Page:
Director Lee Hyuk-sang debuts Korea’s first gay documentary
Smart, eloquent and bubbly, director Lee Hyuk-sang loves being himself.
“My whole worldview changed as I found out about my sexual orientation,” said Lee, who is gay.
“I got to see so many things that I didn’t get to see before. And I am proud of it.”
Lee’s debut film, “Miracle on Jongno Street,” is the first-ever gay-themed documentary to be released in Korea.
And Lee is more than aware of what it means to go public with this movie, which will open in theaters in about two months.
“It will be my ‘coming out’ on a totally different scale,” Lee said. “I’m letting the whole world know that I am gay. It’s a social coming out. Of course there are ongoing concerns and worries. But, at the same time, it feels liberating. I feel like I am finally letting ‘it’ go.”
Even before its release, the movie has already been receiving positive reviews.
Last year, it won Mecenat Award for best documentary at Pusan International Film Festival, and was chosen as “the documentary film of the year 2010” by the Association of Korean Independent Film and Videos. The film was also screened at Seoul Independent Documentary Festival in March.
And its upcoming official release is creating more buzz as Korea’s Constitutional Court on Thursday upheld a military law banning homosexual behavior stirred up controversy.
Lee, who knew he was “different” ever since he was a child, found out about his sexual orientation as he was exposed to both academic and cultural resources on LGBT sexuality while attending university.
Documentary director Lee Hyuk-sang (Ahn Hoon/The Korea Herald)
Having studied film theory in graduate school, he has been producing information videos for Pinks, an LGBT arts and culture organization, and Chingusai, a Korean gay men’s human rights group, for the last 10 years or so.
Jointly funded by the two organizations ― Pinks and Chingusai ― the upcoming film features Lee’s four gay friends whom he met while hanging out in Nakwon-dong, Jongno, the popular gay district in Seoul.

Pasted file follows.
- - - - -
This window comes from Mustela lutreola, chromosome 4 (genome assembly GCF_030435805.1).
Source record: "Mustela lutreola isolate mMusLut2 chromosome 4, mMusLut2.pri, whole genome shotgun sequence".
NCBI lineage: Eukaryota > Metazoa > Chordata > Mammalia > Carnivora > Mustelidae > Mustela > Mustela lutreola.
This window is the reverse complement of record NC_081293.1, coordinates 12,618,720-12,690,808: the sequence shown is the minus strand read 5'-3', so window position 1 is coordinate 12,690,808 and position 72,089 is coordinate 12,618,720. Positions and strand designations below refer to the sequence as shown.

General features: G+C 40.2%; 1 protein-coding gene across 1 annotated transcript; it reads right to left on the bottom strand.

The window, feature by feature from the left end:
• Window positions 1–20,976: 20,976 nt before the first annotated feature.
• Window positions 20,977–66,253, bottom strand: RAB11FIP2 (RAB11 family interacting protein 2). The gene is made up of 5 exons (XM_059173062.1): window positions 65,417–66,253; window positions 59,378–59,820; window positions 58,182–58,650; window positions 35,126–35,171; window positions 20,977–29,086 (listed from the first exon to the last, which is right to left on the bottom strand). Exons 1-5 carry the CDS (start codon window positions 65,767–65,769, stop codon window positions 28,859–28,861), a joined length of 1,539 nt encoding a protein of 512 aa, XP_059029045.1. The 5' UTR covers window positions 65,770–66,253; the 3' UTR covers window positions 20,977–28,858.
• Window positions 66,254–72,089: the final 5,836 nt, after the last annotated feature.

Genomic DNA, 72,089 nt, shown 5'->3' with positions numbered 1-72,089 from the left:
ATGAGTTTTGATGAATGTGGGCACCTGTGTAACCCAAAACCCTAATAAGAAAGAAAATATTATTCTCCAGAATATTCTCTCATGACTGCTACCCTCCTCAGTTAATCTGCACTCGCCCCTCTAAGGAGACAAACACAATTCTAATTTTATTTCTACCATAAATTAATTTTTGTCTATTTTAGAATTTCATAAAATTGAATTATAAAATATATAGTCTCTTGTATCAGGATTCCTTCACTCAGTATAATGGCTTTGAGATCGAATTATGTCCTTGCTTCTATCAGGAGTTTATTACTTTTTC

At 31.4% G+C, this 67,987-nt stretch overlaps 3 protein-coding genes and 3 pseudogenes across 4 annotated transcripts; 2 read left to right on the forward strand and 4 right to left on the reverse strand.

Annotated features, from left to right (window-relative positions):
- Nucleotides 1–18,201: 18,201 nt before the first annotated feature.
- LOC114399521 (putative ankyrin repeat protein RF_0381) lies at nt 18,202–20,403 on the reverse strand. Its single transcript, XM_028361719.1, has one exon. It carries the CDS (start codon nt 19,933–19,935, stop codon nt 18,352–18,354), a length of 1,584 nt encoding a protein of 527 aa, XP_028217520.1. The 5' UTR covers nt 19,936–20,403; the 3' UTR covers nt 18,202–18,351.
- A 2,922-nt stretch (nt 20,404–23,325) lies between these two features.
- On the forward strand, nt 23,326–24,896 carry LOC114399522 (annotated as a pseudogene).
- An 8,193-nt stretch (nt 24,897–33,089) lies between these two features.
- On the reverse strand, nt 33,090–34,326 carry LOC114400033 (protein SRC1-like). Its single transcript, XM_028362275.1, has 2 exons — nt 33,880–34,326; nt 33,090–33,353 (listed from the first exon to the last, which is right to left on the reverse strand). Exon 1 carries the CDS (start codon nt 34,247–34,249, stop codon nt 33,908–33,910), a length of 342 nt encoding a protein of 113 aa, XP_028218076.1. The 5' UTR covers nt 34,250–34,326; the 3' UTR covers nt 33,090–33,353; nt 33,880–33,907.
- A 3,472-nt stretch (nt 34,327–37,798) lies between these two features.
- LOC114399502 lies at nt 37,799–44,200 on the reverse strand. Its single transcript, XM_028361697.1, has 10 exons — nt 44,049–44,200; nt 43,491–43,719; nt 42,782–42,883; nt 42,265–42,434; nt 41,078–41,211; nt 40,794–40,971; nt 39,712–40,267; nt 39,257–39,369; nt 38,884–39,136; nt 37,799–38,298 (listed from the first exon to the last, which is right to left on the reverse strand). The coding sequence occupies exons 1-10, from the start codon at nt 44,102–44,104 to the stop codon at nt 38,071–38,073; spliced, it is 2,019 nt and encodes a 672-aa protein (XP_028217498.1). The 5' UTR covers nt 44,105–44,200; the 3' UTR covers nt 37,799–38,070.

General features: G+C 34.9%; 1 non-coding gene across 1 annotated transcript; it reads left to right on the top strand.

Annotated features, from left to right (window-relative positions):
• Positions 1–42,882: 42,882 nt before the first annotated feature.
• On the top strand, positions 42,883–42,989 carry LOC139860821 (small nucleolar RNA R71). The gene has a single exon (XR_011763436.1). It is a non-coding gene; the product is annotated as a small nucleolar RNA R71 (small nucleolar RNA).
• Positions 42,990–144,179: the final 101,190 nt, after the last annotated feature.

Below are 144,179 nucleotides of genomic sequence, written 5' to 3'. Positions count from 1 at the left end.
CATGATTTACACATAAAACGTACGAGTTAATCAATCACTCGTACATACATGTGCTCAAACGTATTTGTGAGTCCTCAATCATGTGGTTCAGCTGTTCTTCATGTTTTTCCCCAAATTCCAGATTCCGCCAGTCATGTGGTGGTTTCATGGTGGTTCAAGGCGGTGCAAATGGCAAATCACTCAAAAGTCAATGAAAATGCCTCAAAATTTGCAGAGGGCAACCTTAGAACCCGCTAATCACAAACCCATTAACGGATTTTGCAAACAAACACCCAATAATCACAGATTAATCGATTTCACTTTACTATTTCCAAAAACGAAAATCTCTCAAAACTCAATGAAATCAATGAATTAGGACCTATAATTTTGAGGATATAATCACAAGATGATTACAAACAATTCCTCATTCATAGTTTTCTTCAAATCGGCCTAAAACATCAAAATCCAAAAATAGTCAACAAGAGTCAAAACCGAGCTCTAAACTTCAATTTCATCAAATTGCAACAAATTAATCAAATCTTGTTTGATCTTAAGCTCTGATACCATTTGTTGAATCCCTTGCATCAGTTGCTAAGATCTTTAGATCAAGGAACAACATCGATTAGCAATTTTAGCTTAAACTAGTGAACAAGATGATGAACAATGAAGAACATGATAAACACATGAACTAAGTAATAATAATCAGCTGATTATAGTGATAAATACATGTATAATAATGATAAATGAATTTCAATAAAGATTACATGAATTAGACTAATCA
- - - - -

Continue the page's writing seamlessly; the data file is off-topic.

With the vibrant yet shabby Nakwon-dong streets as its background, the film displays some of the most colorful and moving characters you’d ever meet in your life: gay movie director Joon-moon, gay activist Byeong-gwan who also works for rights of low-wage laborers and migrant workers, chef Young-soo, a former country boy who first discovered and joined the gay community of Jongno in his mid-30s, and Yol, a corporate employee whose boyfriend is HIV-positive.
These characters are moving not because they are gay, but because they choose to be and accept who they are. They move forward in spite of fear. And we know it takes courage to be oneself, that it’s sometimes much easier to live a lie.
There is a rare human beauty throughout this film, when Yol uses all his holidays to participate in the HIV activism movement, when Young-soo makes food for those who avoid visiting their families in the community, and when all-smiley Byeong-gwan receives his fellow friends’ visit at a police station after being arrested for participating in a rally for labor rights.
Yet the film takes a sudden tragic turn when Young-soo, who’d never met a fellow gay man until his 30s, dies of meningitis.
In the movie, Young-soo is full of life before his sudden death, enjoying and appreciating every moment he spends with his gay friends. It is so poignantly obvious how much he wanted this kind of acceptance and community support, making it possible to imagine the loneliness he must have felt throughout his early life.
“When Young-soo died, his siblings told us not to die without telling our families about our sexual orientation,” Lee said “They lost him without understanding who their brother really was.”
And Lee said that’s where the importance of coming out lies. It’s directly related to how he wants to be remembered while he is alive and even after his death.
“We gays change our lives for who we love,” he said. “If I die without letting the world know that I am gay, some of the most crucial things that explain about myself and my life ― whom I loved and why ― would be forgotten. I don’t want these things to be as if they never existed.”
Lee said that while this movie encourages more LGBT individuals to come out, he respects those who choose not to reveal their sexual orientation.
“The message of this movie is ‘come out, be and like who you are, meet friends, and know you are not alone,’” he said. “But it is a tough choice to make with a lot of risks to take. I just want this movie to motivate them to at least consider the idea.”
Though he’s never been physically discriminated against because of his sexuality, Lee said discrimination can take many forms.
“The fact that I have concerns about my upcoming social coming-out is (the result of) discrimination,” Lee said.
Lee said he is concerned about possible homophobic attacks against LGBT people after the release of this film.
“Even before starting to work on this film, someone I knew had a man trying to pour acid on his face,” Lee said. “These things do happen and we are trying to be prepared.”
Lee does not want to hide his sexuality even at the very last event of his life.
“I’ve told my brother to set up a huge rainbow flag at my funeral,” Lee said. “And tell everyone that I was a happy gay man.”
By Claire Lee (firstname.lastname@example.org